Let’s get the first part of this out of the way. I enjoyed "Eye Spy." At this point in time, I recommend the episode. Now, I want to get a little more analytical.
A lot of people don’t know what “high concept” really means. It doesn’t
mean the concept has to be anything fancy, or deep, or exceptionally creative, it just means that the
concept behind a work is the driving force behind the plot. The plot
follows the concept, instead of the other way around. For example,
despite what some may say about its quality, Torchwood: Miracle Day is high concept. ("What if everyone were immortal?") Star Trek: TOS is high-concept (a "wagon train to the stars"; or "Horatio Hornblower in space"). Dog with a Blog, Die Hard, Snakes on a Plane... Heck, Hot Tub Time Machine is high concept (it's a hot tub that's also a time machine). More relevant to comics, Superman: Red Son
is a high concept example. The story begins with "What if baby Kal-El landed in
Soviet Russia?" and everything that happens stems from that core idea.
High concept stuff can be boiled down to a single sentence, because that
single sentence is at the core of the whole shebang. It’s not a complex idea,
but the idea is what drives the plot forward, and it’s followed to logical conclusions… mostly.
Is Agents of S.H.I.E.L.D. high concept? …eeehhhh.
In "Eye Spy," the episode opens with hundreds of red-masked men with
briefcases, and a woman closes her eyes and kills a group of them,
stealing a briefcase with diamonds. Wow, that’s a cool teaser! Here’s where it falls apart.
The men in the masks were hired to ship the diamonds. There had been a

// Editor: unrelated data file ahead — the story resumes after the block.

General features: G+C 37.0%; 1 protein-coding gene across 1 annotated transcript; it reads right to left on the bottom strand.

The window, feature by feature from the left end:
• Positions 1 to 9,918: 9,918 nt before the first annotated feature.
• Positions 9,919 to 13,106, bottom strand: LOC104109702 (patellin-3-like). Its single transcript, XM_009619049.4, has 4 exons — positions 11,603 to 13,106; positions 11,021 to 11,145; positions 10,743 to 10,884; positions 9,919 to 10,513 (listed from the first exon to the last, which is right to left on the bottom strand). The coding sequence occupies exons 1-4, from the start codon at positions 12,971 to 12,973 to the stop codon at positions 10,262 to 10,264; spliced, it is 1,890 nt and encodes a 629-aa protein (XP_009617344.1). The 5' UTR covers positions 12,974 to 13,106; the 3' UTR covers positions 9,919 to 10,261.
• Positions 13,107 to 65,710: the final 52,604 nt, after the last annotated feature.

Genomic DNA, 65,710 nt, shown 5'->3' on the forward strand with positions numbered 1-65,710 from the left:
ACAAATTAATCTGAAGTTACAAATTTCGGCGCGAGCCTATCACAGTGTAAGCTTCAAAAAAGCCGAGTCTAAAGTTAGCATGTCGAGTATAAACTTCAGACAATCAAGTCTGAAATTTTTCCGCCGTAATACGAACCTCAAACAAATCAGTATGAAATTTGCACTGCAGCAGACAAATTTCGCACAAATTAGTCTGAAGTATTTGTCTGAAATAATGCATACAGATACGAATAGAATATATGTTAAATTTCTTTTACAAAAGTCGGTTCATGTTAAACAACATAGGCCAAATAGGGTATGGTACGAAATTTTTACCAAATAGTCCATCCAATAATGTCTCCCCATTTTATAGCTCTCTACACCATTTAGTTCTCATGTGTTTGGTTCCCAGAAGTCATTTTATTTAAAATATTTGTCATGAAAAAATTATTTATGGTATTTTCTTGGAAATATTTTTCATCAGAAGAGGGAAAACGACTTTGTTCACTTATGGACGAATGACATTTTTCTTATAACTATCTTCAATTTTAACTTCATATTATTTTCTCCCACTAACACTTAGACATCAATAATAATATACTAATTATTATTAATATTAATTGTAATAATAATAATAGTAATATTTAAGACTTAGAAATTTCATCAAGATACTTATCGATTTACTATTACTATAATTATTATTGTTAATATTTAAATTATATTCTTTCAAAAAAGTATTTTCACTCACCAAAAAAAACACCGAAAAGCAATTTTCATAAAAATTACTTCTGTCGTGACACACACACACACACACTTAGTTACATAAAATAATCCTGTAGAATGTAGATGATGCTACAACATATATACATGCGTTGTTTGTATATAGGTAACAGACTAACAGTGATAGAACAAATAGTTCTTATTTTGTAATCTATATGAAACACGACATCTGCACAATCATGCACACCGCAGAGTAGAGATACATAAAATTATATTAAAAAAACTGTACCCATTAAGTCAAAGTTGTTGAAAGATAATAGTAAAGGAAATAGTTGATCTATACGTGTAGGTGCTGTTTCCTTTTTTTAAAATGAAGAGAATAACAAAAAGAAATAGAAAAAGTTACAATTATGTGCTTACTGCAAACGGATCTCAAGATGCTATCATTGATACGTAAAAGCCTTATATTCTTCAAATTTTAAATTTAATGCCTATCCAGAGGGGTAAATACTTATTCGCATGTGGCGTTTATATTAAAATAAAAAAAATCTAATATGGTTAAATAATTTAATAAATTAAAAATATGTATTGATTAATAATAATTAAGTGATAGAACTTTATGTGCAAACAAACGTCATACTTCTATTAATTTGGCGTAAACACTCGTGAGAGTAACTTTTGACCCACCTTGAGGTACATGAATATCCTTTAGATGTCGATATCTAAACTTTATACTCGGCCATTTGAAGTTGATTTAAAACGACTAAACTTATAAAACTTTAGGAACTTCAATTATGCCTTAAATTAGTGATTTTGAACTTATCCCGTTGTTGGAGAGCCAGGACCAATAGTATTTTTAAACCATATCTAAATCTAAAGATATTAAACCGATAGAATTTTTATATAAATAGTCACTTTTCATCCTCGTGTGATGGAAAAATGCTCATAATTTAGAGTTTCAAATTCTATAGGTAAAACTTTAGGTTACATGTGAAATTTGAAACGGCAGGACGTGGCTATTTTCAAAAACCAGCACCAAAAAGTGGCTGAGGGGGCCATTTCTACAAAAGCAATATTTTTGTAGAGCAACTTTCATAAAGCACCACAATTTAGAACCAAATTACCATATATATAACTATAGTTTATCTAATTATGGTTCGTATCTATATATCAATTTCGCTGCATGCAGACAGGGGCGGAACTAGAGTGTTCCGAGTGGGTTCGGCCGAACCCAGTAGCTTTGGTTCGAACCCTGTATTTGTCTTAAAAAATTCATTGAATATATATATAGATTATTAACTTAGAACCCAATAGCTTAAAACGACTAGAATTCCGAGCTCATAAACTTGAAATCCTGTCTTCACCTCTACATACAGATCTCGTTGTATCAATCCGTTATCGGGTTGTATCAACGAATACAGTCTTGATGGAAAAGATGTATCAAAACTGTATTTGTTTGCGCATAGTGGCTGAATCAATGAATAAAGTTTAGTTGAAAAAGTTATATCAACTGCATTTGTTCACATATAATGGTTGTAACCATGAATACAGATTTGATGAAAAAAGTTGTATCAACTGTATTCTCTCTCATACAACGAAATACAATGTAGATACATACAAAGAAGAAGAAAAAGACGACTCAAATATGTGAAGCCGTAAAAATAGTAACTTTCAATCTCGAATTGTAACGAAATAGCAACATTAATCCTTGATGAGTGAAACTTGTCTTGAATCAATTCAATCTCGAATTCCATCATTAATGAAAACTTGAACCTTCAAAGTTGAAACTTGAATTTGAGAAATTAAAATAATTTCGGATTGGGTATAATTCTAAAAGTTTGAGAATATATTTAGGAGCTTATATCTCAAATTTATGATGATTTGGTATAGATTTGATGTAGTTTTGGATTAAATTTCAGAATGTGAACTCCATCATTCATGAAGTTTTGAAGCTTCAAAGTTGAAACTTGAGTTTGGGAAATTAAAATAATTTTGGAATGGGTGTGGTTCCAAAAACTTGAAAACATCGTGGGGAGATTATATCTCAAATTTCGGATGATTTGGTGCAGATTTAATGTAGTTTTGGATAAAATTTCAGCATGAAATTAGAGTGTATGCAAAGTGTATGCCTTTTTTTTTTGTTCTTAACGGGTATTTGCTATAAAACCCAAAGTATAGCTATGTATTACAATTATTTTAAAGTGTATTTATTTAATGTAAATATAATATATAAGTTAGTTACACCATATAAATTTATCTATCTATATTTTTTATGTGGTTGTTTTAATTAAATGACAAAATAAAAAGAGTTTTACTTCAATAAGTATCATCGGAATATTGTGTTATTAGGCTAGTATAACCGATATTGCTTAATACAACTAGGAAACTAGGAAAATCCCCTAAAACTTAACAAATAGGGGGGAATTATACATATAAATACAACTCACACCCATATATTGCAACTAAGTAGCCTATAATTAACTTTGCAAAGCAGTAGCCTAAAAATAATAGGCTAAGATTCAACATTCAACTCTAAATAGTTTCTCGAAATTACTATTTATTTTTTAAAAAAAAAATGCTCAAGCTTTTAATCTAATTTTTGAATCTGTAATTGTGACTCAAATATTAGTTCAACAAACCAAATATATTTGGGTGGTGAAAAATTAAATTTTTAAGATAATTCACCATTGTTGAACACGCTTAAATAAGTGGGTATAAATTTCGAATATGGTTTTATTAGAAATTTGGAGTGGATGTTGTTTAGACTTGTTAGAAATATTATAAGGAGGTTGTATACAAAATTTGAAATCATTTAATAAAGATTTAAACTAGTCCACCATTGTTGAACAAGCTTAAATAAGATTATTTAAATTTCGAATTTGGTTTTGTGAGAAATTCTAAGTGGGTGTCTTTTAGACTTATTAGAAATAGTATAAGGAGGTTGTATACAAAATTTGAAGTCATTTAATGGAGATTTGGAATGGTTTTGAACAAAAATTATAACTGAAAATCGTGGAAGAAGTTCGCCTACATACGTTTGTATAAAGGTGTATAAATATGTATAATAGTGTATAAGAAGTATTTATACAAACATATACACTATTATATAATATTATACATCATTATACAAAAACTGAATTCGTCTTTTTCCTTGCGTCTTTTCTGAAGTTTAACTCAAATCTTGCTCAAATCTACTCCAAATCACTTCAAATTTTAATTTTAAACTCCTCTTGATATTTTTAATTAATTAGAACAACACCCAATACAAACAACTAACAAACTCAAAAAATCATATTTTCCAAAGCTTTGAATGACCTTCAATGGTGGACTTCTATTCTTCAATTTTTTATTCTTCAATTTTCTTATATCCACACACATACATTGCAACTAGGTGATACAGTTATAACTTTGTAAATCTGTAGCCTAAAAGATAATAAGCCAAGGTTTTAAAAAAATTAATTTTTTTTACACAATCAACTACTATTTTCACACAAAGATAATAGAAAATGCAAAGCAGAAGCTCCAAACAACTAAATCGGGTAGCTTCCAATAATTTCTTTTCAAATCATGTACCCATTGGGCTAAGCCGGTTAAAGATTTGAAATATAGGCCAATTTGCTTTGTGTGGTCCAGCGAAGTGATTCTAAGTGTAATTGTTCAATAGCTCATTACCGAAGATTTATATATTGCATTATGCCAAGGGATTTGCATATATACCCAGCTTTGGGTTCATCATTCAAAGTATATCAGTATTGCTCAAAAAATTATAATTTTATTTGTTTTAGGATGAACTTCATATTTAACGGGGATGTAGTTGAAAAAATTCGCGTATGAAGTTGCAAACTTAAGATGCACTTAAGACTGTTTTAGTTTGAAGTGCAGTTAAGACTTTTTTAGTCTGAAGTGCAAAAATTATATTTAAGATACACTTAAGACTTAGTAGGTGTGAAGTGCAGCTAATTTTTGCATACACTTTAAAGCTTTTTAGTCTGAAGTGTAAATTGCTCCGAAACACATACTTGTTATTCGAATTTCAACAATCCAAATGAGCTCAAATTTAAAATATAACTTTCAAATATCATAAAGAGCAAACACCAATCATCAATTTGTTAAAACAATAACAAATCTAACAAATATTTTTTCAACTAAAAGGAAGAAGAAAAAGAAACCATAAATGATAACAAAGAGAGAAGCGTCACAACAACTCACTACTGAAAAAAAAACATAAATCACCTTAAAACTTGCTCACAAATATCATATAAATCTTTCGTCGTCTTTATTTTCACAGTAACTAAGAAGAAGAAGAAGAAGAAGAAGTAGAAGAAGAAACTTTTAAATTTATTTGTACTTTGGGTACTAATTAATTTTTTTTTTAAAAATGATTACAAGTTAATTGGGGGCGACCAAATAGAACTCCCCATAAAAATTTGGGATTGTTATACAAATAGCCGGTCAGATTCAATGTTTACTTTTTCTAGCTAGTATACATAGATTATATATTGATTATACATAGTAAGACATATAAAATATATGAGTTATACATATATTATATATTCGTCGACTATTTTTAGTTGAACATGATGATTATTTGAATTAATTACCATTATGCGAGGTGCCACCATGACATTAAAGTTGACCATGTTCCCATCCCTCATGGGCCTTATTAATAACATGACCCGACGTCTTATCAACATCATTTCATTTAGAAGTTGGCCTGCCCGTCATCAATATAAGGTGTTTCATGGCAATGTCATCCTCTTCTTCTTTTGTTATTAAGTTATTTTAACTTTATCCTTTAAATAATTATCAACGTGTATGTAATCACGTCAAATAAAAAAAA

rash of diamond thefts, so they used hundreds of identical couriers to
move the diamonds. Okay... but that’s where that idea stops. Except… how was such a thing not a cause for alarm? I mean, hundreds of
men in red masks carrying briefcases would get the army deployed in real
life! And we live in a world without super villains!
The woman who stole the diamonds is a former protégé of Coulson’s with a
new cybernetic eye, which has a bomb in it to keep her controlled.
Words appear in her vision to give her instructions, and she uses her
cyber-X-ray-eye to see through stuff, which is how she found the
This. Should. Be. Huge. And it’s not.
I mean, how do they know that people on the street aren't being
controlled in the same way? After all, the guy telling Akela (the eye woman)
to do stuff was being controlled in the same way. In this situation,
trouser-wetting should be instinctive. But no. What should be a paranoia-inducing, tense, frightening idea, the fact
that there are multiple people out there being controlled by someone
with unknown intentions… is ignored, or at least on the back burner.
This episode has good action, good humor (I learned you can say “penis”
on prime time TV!), good mystery, and good ideas. But the ideas are
brought up, they do their part, and they’re dismissed. And that
shouldn’t happen. I mean, controlled people with X-ray eyes? You think you’ve private
lives? Think nothing of the kind. There is no true escape; they’re
watching all the time.
Is Agents of S.H.I.E.L.D. high concept? Not if they keep ignoring the implications of the episodes. This episode cannot be boiled down to a single sentence, because there's so much going on. And in that way, this episode never really finds itself. Is this episode about a diamond heist? No, it's about a traitor! But she's not a traitor! And now the team has to pretend to be her for another heist! It shifts too many gears.
Speaking of gears, before I forget, Coulson. There must be something wrong with his insides. Akela asked what “they
did to him” after the Battle of New York. And she has X-ray vision.
Ergo, she saw something freaky-deaky in there. But what? I stand by the LMD theory. Either that, or he’s a cyborg. But, it will remain to be seen. Um, no pun intended.
See you next time! Also no pun intended.
(Originally posted on 10/17/13)